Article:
'Low confidence' sees savings near €100bn
Consumers are continuing to put money aside for emergencies despite the economy growing strongly.
Households stuffed another €1bn into savings accounts in banks, to take the total for June close to €100bn.
The last time households had €100bn in banks was seven years ago, in January 2010.
The current surge in savings is despite the interest paid on savings being at a record low.
Cash in Irish bank accounts increased by €1bn in June to stand at €99.5bn.
This reversed a move in May where householders pulled €657m out of the banks.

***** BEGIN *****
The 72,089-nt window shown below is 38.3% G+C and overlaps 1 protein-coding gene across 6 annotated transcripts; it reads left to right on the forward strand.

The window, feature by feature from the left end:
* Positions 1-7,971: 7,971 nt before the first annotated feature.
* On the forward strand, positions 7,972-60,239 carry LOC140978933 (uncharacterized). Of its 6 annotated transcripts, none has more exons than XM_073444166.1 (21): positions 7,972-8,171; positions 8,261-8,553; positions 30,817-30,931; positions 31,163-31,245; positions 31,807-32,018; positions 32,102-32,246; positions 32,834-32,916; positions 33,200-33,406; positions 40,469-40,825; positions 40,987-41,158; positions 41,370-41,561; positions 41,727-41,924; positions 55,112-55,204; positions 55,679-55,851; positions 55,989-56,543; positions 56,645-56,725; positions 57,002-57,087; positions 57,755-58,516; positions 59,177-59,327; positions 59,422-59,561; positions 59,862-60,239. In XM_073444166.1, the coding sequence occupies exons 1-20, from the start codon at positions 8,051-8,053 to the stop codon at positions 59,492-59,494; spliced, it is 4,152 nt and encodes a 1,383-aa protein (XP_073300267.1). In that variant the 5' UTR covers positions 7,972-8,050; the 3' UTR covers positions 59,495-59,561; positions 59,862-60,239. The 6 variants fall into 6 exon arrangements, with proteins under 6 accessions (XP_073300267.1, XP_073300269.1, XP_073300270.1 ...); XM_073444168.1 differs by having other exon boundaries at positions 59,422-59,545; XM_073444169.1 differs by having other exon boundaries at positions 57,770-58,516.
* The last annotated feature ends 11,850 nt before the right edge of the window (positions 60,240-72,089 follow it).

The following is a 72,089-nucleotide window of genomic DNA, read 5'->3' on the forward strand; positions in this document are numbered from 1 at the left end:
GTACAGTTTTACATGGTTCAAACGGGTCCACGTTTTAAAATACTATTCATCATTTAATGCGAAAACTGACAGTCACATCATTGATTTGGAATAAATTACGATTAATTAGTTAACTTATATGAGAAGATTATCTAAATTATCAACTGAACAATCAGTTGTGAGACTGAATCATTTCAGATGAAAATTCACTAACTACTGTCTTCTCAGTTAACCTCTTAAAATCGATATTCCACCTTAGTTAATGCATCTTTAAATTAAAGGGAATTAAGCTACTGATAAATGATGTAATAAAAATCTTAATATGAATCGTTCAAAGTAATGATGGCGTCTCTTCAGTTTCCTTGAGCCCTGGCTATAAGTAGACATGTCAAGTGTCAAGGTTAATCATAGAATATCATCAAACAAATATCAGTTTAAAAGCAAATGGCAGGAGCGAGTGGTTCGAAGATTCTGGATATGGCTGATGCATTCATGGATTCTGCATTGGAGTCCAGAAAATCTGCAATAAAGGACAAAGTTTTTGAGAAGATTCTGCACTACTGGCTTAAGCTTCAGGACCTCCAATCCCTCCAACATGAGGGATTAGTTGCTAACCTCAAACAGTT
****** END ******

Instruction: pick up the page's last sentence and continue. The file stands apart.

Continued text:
Householders are net funders of the banks, as banks now hold €8bn more in deposits than they have loaned out.
The continuing surge in savings reflects the fact that households lack confidence despite a rise in disposable income, according to David Kerr, of price comparison site Bonkers.ie.
"The amount of money in deposit accounts in banks has been creeping up year after year. It reflects the fact that people still have cash available but confidence is still low.
"This points to an increase in disposable income but people have no confidence because they still want access to their money at short notice."
People do not have confidence to lock away their money for 12 months, which would ensure they get a better interest rate on their savings.
Personal finance expert Frank Conway said consumers remain cautious when it comes to their money on the back of the worst recession in living memory.